At Isis, a women’s-only brand, a spokeswoman said, “They are very selective and careful about what they buy. It has to fit, be flattering and it has to be the right color. They are willing to pay a little more for it because they know they are going to wear it. In the past, women have been stuck in men’s ski pants that don’t fit. Not anymore.”
Joan Hurley, senior vice president of communications of Galyan’s Trading Co., walked the trade show floor with her team looking for versatility.
“One thing women are looking for are pieces they can take from one activity to another,” Hurley said. “They are very lifestyle-conscious. There’s more stretch, more soft-shell products and more fashion.”
Beyond feminine shapes, look for a bold color statement in everything from base layers to hard-shell performance outerwear, this fall. Replacing the bulkier fleeces of past outdoor performance garments is the soft shell, which doubles as a layering piece and a water- and wind-resistant outerwear piece that can be versatile with changing weather conditions.
Reichelderfer said he came to OR to see how vendors had improved the fleece category. Nike ACG, Columbia, The North Face, Hot Chillys and Brooks are among the brands that introduced soft shells this year. Manufacturers said they are versatile, functional and can totally eliminate an additional layer. Like a similar product from Patagonia, manufacturers said this piece will function 80 percent of the time in outdoor conditions, and many are shaped specifically for women.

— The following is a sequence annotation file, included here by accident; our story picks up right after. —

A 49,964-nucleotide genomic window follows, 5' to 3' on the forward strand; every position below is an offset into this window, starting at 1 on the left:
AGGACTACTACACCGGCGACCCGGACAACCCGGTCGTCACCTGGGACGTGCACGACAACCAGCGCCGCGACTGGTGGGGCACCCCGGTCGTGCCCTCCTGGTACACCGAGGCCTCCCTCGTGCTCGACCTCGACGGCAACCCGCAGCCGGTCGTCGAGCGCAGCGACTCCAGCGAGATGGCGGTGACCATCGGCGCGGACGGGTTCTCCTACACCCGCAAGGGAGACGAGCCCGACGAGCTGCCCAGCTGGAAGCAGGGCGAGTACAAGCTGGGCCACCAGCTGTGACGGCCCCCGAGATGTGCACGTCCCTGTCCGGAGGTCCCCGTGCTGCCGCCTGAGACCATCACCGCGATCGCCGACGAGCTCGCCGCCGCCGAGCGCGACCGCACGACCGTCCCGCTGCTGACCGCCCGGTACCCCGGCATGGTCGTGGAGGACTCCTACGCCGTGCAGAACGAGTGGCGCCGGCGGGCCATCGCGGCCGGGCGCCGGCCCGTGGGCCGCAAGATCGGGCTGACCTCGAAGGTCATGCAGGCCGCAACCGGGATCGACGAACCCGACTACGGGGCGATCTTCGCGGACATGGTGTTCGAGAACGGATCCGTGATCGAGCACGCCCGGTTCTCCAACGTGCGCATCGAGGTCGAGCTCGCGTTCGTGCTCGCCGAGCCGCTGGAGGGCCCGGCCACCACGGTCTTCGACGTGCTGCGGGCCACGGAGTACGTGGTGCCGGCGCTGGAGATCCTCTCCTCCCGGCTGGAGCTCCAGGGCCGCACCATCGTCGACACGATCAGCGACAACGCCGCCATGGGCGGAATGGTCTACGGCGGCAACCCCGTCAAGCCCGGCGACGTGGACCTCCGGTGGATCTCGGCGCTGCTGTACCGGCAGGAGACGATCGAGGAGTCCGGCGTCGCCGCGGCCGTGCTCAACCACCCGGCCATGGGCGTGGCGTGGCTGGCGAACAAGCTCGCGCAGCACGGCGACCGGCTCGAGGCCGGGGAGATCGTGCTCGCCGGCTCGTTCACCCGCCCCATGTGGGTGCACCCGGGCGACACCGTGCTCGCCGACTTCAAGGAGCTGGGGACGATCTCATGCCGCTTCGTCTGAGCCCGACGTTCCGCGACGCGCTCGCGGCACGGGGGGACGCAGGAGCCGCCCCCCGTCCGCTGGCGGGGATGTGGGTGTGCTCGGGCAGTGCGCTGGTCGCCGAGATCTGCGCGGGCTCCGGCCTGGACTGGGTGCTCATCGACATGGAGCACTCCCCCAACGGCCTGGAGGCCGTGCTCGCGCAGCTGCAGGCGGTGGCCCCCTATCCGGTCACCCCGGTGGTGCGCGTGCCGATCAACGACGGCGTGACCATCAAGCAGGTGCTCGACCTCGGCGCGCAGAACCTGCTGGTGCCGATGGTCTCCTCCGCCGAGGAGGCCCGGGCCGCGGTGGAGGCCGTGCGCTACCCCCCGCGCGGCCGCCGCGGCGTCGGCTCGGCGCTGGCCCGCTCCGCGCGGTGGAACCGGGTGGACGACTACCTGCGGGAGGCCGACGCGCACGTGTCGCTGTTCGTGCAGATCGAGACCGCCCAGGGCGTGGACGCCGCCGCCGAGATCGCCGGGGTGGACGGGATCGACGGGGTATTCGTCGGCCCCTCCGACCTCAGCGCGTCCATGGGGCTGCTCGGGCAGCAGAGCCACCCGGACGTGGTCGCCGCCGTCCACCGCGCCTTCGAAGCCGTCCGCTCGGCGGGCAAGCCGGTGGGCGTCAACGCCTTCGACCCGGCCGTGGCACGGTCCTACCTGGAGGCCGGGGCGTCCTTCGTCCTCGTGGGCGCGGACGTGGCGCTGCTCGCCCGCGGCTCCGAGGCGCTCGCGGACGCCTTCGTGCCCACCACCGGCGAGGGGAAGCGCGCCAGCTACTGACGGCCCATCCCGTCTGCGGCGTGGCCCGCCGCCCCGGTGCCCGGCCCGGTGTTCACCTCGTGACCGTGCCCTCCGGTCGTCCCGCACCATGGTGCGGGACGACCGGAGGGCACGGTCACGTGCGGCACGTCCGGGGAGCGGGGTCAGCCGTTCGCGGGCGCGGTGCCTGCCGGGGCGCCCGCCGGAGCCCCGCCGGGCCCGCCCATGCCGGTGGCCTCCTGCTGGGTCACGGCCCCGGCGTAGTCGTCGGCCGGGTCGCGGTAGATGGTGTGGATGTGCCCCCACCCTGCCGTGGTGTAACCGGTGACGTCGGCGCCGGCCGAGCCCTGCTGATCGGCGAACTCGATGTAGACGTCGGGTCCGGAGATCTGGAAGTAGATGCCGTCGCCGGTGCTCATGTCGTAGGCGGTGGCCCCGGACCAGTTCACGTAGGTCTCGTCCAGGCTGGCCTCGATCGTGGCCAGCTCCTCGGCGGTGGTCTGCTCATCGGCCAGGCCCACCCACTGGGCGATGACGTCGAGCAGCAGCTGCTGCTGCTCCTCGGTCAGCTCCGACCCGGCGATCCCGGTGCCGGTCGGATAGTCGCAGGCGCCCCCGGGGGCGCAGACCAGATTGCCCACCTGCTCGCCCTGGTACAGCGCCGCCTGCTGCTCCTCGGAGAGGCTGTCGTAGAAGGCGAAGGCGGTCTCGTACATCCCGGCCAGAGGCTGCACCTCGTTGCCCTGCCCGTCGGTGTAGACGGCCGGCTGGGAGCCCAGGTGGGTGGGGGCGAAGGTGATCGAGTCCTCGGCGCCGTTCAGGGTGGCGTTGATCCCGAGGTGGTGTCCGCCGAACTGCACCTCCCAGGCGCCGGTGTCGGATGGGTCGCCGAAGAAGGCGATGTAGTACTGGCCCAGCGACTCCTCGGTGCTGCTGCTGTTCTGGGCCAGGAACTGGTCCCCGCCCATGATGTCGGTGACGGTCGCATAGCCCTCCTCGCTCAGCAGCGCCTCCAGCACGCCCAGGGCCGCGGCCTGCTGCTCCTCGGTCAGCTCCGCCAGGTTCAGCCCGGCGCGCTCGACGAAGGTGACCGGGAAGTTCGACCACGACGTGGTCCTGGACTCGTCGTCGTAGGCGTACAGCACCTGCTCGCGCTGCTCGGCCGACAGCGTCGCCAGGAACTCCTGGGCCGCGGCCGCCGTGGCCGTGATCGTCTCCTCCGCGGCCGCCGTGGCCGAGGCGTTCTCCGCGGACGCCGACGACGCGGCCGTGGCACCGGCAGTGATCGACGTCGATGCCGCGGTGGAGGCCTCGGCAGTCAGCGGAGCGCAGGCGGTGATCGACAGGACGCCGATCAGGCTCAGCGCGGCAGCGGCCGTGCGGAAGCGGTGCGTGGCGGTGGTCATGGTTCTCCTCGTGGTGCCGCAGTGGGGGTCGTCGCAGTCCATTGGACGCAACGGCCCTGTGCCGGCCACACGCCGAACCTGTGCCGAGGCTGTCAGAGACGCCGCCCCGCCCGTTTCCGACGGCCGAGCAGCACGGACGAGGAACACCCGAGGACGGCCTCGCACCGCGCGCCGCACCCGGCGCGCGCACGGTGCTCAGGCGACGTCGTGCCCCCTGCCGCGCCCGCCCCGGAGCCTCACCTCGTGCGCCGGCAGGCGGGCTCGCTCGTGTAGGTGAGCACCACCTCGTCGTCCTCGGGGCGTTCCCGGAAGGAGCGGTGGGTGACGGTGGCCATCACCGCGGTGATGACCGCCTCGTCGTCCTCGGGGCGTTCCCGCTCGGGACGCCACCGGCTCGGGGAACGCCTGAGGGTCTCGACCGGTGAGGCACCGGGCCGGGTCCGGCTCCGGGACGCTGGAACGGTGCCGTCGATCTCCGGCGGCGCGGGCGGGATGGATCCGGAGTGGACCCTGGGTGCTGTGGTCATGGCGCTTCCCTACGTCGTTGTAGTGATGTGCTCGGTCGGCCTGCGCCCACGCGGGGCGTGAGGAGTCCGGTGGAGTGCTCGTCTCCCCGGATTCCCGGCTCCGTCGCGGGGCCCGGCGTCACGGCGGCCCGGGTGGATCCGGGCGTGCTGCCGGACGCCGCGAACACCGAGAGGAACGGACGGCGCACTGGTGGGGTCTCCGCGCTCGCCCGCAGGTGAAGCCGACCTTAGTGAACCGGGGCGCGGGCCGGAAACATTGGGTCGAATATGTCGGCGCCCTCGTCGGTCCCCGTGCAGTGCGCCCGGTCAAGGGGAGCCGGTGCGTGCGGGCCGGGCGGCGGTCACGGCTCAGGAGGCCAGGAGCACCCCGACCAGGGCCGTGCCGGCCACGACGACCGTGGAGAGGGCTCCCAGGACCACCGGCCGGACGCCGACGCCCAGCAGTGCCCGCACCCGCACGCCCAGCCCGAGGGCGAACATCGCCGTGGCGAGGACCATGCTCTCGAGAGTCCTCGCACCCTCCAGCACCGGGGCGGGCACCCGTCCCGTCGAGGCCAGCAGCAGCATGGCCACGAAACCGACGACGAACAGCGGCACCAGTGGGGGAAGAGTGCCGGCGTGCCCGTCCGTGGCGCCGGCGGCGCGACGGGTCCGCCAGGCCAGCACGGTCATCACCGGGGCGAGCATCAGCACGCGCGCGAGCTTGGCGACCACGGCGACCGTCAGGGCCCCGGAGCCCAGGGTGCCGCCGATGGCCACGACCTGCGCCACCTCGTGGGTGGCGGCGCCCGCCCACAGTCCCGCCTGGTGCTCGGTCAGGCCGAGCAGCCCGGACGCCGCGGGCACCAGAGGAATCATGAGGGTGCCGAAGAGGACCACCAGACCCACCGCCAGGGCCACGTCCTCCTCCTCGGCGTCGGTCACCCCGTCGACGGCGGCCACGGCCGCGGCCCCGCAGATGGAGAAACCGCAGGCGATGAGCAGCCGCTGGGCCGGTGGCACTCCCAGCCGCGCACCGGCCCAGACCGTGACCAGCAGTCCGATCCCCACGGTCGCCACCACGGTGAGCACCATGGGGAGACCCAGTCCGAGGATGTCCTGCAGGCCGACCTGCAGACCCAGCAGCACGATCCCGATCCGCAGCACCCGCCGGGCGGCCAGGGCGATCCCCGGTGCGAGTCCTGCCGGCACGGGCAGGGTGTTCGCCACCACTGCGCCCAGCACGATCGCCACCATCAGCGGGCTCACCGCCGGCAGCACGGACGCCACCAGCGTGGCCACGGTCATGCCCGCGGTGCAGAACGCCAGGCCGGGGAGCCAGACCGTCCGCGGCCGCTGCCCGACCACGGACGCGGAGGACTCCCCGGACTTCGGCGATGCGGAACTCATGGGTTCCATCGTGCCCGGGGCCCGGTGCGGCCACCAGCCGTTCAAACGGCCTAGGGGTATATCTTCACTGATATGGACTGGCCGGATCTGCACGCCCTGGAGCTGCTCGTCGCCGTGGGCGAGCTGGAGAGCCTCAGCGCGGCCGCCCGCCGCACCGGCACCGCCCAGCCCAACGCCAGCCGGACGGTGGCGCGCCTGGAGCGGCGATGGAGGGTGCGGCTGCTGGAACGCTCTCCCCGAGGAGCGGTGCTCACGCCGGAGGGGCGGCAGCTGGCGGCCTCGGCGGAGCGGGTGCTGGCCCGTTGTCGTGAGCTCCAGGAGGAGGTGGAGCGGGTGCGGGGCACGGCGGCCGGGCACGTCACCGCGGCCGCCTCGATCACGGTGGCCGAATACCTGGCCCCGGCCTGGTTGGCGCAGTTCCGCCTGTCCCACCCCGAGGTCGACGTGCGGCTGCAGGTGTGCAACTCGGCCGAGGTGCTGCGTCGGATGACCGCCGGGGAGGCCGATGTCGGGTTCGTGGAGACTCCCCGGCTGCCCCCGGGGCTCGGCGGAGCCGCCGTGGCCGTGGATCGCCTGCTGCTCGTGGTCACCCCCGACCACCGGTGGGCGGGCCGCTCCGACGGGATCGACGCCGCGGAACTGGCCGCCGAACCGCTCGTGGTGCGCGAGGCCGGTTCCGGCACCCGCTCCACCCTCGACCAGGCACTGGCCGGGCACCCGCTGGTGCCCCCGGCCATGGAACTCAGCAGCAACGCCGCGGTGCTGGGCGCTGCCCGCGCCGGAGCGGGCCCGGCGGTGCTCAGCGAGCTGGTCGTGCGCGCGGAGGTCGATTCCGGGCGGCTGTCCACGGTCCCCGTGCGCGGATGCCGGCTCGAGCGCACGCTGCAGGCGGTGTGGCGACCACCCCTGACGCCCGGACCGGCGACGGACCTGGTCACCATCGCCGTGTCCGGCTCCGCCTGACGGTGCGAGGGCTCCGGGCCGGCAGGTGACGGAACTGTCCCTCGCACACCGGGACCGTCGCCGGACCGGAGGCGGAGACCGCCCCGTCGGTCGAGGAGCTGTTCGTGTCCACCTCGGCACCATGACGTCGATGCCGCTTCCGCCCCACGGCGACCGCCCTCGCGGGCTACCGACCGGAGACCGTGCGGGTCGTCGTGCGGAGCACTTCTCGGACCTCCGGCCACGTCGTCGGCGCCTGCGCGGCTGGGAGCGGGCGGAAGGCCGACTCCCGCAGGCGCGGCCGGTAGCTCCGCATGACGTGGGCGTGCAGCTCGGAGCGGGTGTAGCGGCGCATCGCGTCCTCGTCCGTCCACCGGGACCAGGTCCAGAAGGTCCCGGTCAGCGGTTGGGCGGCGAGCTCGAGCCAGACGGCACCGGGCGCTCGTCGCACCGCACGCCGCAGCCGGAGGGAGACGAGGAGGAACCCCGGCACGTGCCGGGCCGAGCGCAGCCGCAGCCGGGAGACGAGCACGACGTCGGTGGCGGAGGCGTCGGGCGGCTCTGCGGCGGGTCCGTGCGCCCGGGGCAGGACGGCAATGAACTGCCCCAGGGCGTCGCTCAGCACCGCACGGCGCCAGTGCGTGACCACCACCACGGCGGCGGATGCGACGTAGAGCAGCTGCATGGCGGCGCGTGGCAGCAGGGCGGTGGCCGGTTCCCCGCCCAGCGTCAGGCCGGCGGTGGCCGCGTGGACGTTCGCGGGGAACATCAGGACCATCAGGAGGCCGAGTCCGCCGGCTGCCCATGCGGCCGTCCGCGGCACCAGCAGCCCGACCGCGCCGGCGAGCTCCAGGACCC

Rich Hill, vice president of product development at Patagonia, said, “It starts with a technical aspect. Less fabric means it doesn’t flap in the wind as much, it weighs less and it makes women look great.”
There was also plenty of fashion-oriented sportswear that can also resist water, wick away sweat and offer a little bit of stretch, all without sacrificing a clean look and soft hand.
RLX, for example, continues on the success of its chino, which offers a lower rise in the waist, an articulated knee and mesh pockets, but still doubles as a well-constructed pair of khakis. Top that off with a merino wool zip-front cardigan with natural water repellency and a woman either has some nice dinner attire or a flattering style for a mountain hike. It’s what RLX’s Yearick calls a “great marriage between semitechnical and sportswear.”
Patagonia has had success with its Body Program seamless performance base layer made of Capilene.
“It hasn’t been easy,” said Hill. “The climbing people in the company keep saying, ‘Why are we doing women’s underwear?’ but this is absolutely appropriate. The industry has never done true underwear layers for women. We are in a wool sock and Birkenstock industry. So we said let’s do something comfortable, durable and is a future strategy for us.”
Brands like The North Face, known for vibrant colors, are offering more feminine pieces this fall. The North Face is offering styles in pink bubblegum, powder blue and even white. The company also introduced its first A5 fall collection, a climbing-inspired line. Funkier styles are doing well, said Kevin Gallager, A5’s product manager.